Adam Ondra, Yosemite, and a Dawn of a New Era

After climbing my first El Cap route, I stumbled like a zombie back to my campsite Camp 4 at 9 p.m., hoping to just crash into my sleeping bag. Instead of finding my Walmart children’s tent with all my shit, there was a round rock pinning down a pink citation, telling me my campsite was illegal (it wasn’t) and that I had to go to the ranger HQ to pay a fine and retrieve my belongings.

Super bummer.

I spent the next four hours feeling like a criminal, filling out scary papers, having my fingerprints taken (I didn’t have any fingerprints, though, being a rabid rock fiend), and, at every turn, having this jerk-off officer dish out his own brand of verbal justice by reminding me that he was in the position of power and I was not.

In the first week of November, all the climbers left and the snows arrived. Camp 4 was empty and I was one of five people left.

In the last dozen years, all of this has completely changed. Now, by Halloween, all the aid climbers have left, and Camp 4 comes back to life with free climbers who are keen to take their sport-climbing-honed finger strength up onto the Captain.

Tommy Caldwell, after his most recent trip to Yosemite to see Adam Ondra on the Dawn Wall, put it this way: “I walk into Camp 4 now, and I know everybody. It’s really weird!”

Never before have there been as many free climbers on El Capitan all at once as there are this season, the fall of 2016. This year, it seems, marks the dawn of a new era for Yosemite. The old standards and old ideas about difficulty and what’s possible are being replaced by a new generation of gym- and sport-honed climbers who are embracing a new kind of adventure.

“There are probably six or seven different free routes being attempted on El Cap right now,” observed Caldwell a couple of weeks ago. “Several of them are my routes, which haven’t been repeated. I feel like, suddenly, it’s come into its age, or whatever. I spent the last 20 years climbing up there—it was just me, and the Hubers, and a handful of other people, occasionally. But suddenly, it’s like, a thing. It kind of makes me feel a little less crazy because I used to be like, ‘I think this is the coolest thing in climbing. Why isn’t everybody here?’ Now I think it’s starting to catch on.”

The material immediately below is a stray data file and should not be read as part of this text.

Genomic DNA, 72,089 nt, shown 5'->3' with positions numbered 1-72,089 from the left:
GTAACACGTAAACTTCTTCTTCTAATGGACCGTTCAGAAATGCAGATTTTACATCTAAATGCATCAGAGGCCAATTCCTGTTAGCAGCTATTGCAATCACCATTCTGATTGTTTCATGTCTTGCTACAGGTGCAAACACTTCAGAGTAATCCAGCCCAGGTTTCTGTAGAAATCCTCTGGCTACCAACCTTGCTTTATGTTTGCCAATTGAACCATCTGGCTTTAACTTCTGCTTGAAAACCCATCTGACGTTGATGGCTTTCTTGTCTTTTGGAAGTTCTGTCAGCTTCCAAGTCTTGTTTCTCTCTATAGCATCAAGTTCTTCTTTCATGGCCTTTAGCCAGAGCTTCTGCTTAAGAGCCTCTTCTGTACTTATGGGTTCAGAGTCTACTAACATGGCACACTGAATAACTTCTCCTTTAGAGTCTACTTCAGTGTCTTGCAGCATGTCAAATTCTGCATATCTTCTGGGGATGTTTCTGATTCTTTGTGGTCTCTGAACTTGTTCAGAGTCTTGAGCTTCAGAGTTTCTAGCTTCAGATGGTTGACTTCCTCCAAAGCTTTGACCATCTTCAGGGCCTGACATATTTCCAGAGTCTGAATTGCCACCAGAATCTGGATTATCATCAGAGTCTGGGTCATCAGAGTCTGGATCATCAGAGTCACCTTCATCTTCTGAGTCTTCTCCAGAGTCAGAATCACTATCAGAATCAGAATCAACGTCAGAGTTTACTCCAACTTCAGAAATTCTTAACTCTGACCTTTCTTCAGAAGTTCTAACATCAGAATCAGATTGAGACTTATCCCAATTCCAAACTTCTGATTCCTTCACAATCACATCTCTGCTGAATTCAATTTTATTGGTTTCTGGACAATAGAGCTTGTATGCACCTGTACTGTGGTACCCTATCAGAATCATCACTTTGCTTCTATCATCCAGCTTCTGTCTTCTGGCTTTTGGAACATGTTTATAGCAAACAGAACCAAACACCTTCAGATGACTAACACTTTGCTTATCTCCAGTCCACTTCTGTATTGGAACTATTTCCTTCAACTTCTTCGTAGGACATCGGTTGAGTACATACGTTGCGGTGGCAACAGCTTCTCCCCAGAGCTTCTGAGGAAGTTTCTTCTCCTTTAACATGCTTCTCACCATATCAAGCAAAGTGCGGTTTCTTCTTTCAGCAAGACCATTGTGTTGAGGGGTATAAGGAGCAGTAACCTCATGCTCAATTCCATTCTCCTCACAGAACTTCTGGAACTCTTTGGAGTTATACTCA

The old joke that European sport climbers would come to Yosemite with the cocksure certainty that their 8c-climbing selves would crush the Big Stone, only to find out that they couldn’t even climb 5.11 off-width and they would scamper back home to Europe with their tail tucked between their three-quarter-length manpris just doesn’t work anymore. You can’t make this joke anymore. It’s done. It’s retired.

A predominantly European faction of free climbers have dominated El Capitan this season.

Screenshot 2016-11-22 16.30.20
Jorg Verhoeven on the Dihedral Wall. Photo: Jon Glassberg LT11

Jorg Verhoeven came away with the second free ascent of the Dihedral Wall (5.14a), perhaps the second most-difficult and sustained free climb on El Capitan after the Dawn Wall.

Barbara Zangerl and Jacobo Larcher achieved the third free ascent of Zodiac (5.13d).

Screenshot 2016-11-22 16.31.44
Jacobo Larcher climbing the Nipple Pitch on Zodiac (5.13d). Photo: Jon Glassberg LT11

Pete Whittaker made a one-day free ascent of Freerider (5.12d), rope-soloing the route.

Marc-Andre Leclerc and Brette Harrington put in an impressive, near-free effort on El Corazon.

Robbie Philips sent the Pre-Muir (5.13d), his third free route on El Cap this year—the other two being Golden Gate and El Nino, completed this spring.

And, of course, Adam Ondra crushed the Dawn Wall (5.14d) last week for his very first El Cap free climb.


Photo: Pavel Blazek


And Freerider has been sent by what seems to be nearly a dozen different climbers this year.

With this much action, reporting free ascents of El Capitan will soon begin to feel about as significant as another adolescent ascent of God’s Own Stone (5.14a) at the Red River Gorge.